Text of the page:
Opera%on Successful, Pa%ent Dead So=ware development teams o=en focus on just the func%onality and claim victory when the so=ware does what it claims to do. User experience is o=en forgoDen or else patched on top of the func%onality as an “add-‐on”. This is akin to a doctor saying, the opera%on is successful but the pa%ent is dead. If Func%onality is King, Experience is Queen !
Basic UI Philosophy UI is a map that helps you understand the territory. The map, however, is not the territory. UI is not the real func%onality. Diﬀerently put, UI is just a window to the actual func%onality. The key insight is that the window impacts your percep%on of the actual world. The art of UI lies in choosing a window that portrays the actual func%onality in its fullest eﬀect.
Observe the UI of Everyday Things These pictures reveal something interes%ng about UX design from the everyday world. Users make use of things in unexpected ways because the design ‘aﬀords’ those unexpected usages. This is called “aﬀordance” in design lingo. Examples: Many of us hang coats on a ﬁre hydrant. Washing machines are used to make Lassi in Punjab. Who hasn’t seen clothes hanging on a gym equipment?
Observe the design Here is something we have used in our daily lives : A Bicycle. Let us try to answer a few ques%ons now about its design: a. What is the ideal user experience for a bicycle? b. Is this design good? c. What design improvements would you make to improve it? Think for some%me before proceeding.
Think About The User and The Usage Those were trick ques%ons ! If you tried to come up with a beDer design without asking for more informa%on, you are making a mistake. Some key ques%ons you have to ask before aDemp%ng to redesign: 1. Who is going to use the cycle? Kids? Men? Women? Athletes? 2. What kind of cycle is it? Mountain bike, City bike, Casual bike? Remember, UI/UX decisions should evolve from the user and the usage.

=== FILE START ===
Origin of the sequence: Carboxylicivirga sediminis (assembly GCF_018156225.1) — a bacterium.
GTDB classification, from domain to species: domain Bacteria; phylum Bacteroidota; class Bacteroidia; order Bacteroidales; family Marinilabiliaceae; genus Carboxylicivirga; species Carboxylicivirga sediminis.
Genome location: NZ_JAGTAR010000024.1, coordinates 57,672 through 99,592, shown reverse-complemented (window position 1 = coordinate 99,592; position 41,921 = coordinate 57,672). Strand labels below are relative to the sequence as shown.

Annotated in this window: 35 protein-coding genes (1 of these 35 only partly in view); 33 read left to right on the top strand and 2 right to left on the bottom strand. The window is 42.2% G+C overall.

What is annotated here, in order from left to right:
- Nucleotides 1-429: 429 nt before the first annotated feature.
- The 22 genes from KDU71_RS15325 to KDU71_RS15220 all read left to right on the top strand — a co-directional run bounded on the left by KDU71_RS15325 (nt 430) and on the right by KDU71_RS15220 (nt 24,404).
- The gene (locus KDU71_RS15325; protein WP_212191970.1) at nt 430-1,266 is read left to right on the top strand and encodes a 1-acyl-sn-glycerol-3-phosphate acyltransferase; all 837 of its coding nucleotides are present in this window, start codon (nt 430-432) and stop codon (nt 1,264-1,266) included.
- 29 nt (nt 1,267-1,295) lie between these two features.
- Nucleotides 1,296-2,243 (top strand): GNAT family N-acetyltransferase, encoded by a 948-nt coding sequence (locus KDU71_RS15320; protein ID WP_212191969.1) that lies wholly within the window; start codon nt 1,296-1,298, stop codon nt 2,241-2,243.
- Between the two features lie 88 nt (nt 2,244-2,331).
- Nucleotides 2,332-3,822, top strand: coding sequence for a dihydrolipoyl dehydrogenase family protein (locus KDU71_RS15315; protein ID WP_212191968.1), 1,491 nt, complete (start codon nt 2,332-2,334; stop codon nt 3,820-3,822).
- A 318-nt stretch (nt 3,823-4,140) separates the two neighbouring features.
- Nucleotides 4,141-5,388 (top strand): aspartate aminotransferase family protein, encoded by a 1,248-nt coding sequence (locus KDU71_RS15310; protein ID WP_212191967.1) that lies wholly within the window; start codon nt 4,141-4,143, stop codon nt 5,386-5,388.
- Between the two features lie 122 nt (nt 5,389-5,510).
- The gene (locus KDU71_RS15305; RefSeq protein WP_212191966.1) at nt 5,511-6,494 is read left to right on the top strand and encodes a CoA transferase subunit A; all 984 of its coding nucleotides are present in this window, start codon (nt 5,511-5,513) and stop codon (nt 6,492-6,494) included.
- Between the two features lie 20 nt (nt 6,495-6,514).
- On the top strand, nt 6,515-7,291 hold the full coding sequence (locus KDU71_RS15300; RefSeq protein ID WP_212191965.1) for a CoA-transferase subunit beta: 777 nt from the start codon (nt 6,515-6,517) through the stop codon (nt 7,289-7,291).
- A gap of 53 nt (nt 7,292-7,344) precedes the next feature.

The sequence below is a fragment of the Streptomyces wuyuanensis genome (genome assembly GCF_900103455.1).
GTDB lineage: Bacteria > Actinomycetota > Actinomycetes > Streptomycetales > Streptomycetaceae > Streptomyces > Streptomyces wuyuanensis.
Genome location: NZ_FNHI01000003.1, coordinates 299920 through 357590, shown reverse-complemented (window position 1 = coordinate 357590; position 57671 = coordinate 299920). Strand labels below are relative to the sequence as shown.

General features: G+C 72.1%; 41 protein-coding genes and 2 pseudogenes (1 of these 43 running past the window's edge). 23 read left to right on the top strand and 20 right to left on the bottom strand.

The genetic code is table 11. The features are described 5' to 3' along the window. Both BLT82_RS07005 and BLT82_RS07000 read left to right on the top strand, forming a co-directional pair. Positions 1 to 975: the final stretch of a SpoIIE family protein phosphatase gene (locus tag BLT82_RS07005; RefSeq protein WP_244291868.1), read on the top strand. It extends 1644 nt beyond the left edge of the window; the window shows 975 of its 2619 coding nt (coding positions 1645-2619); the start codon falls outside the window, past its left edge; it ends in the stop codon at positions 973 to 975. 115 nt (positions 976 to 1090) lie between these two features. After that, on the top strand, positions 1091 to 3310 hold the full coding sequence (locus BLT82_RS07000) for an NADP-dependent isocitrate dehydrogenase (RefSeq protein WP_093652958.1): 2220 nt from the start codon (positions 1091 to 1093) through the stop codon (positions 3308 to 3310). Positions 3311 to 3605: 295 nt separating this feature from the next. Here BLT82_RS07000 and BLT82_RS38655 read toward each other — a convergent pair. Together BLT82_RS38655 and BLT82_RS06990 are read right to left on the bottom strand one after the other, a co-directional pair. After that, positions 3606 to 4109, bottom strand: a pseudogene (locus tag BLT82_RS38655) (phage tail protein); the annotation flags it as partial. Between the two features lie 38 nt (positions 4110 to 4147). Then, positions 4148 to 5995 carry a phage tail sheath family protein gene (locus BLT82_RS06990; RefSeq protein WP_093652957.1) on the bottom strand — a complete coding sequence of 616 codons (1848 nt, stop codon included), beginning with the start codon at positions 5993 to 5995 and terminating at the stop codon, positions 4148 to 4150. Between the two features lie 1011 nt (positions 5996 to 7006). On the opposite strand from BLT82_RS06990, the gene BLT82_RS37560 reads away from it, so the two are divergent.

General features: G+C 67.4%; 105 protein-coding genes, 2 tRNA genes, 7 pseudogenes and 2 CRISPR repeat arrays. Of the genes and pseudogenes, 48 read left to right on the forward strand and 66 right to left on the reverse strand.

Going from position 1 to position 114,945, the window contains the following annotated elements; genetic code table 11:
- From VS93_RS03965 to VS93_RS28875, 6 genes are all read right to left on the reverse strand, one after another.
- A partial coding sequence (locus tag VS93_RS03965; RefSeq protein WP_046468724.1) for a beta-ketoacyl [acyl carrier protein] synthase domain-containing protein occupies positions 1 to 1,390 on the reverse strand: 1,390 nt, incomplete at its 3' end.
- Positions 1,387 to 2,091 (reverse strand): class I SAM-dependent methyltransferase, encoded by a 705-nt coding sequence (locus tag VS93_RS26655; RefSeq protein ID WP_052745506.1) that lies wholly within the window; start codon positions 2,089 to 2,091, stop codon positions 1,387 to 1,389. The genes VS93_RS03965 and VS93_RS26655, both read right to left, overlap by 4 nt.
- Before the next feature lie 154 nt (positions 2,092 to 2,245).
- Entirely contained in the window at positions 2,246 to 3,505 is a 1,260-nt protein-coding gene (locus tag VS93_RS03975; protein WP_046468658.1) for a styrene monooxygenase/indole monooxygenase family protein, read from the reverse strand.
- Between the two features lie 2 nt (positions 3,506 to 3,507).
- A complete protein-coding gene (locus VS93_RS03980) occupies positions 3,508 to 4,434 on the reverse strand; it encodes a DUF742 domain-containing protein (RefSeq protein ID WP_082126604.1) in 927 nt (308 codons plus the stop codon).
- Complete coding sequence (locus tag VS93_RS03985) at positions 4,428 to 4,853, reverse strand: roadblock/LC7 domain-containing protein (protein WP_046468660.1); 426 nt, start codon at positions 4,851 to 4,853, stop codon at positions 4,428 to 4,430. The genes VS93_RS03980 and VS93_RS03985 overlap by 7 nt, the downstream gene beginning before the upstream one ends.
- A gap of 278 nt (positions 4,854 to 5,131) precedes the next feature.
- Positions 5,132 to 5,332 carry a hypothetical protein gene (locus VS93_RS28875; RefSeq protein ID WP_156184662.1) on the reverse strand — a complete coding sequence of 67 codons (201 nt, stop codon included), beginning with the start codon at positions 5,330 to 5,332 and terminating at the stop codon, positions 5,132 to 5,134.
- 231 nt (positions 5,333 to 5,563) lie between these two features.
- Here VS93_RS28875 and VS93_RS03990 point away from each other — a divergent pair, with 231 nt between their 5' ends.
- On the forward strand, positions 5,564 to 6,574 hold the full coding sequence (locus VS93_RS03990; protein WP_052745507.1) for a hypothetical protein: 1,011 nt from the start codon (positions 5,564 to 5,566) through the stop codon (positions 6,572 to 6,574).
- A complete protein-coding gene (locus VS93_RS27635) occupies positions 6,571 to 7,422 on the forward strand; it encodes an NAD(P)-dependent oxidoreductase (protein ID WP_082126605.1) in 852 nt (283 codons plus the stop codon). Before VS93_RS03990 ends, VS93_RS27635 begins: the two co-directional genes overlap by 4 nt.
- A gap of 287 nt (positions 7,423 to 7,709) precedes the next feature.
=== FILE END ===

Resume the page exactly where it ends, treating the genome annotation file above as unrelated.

More Daily Examples There are cars where the window controls are closer to the gear box. Why do you think the designers chose to put the controls there? Maybe because if you put them in the center, the passenger can also control it? Now, what are the downsides of that choice? The interface and the object are separated and can cause confusion. This is another classic. We have all experienced this one. There are 8 switches. Which one turns on the fan? We can learn this only through trial and error. This approach may not be feasible in mission cri%cal applica%ons. How do you solve this? Using labels? Diagrams? Placing the UI close to the object?
Constraints Drive Design Decisions Design should take constraints into considera%on. In a Formula 1 car, the driver is zooming at crazy speeds and cannot take his hands oﬀ the wheel. Hence controls, mostly buDons and ﬂip switches, are within the reach of the thumb. Here is an example from the so=ware world. If the bandwidth of the users is poor, you cannot aﬀord to have super-‐ rich graphics in your design. You are forced to think of simpler alterna%ves.
Simplicity : The Nirvana State As the complexity of the system grows, so does the complexity of the UI. The challenge for the designer is to keep the UI simple even when the system’s complexity soars. Google homepage is a great example for brilliant simplis%c design which masks the underlying complexity of the system. Click wheel of the iPod is another example that comes to mind. The Goal UI Complexity < System Complexity
Speak in the User’s Language We have all been subjected to this. Many a %mes, messages are machine readable, not human readable. Feedback for user ac%ons should be friendly, %mely and ac%onable.
Be Tolerant to Errors To Err is Human. System designers should keep this in mind and protect users in case of a failure.
Million Dollar Ques%on Are designers born or made?
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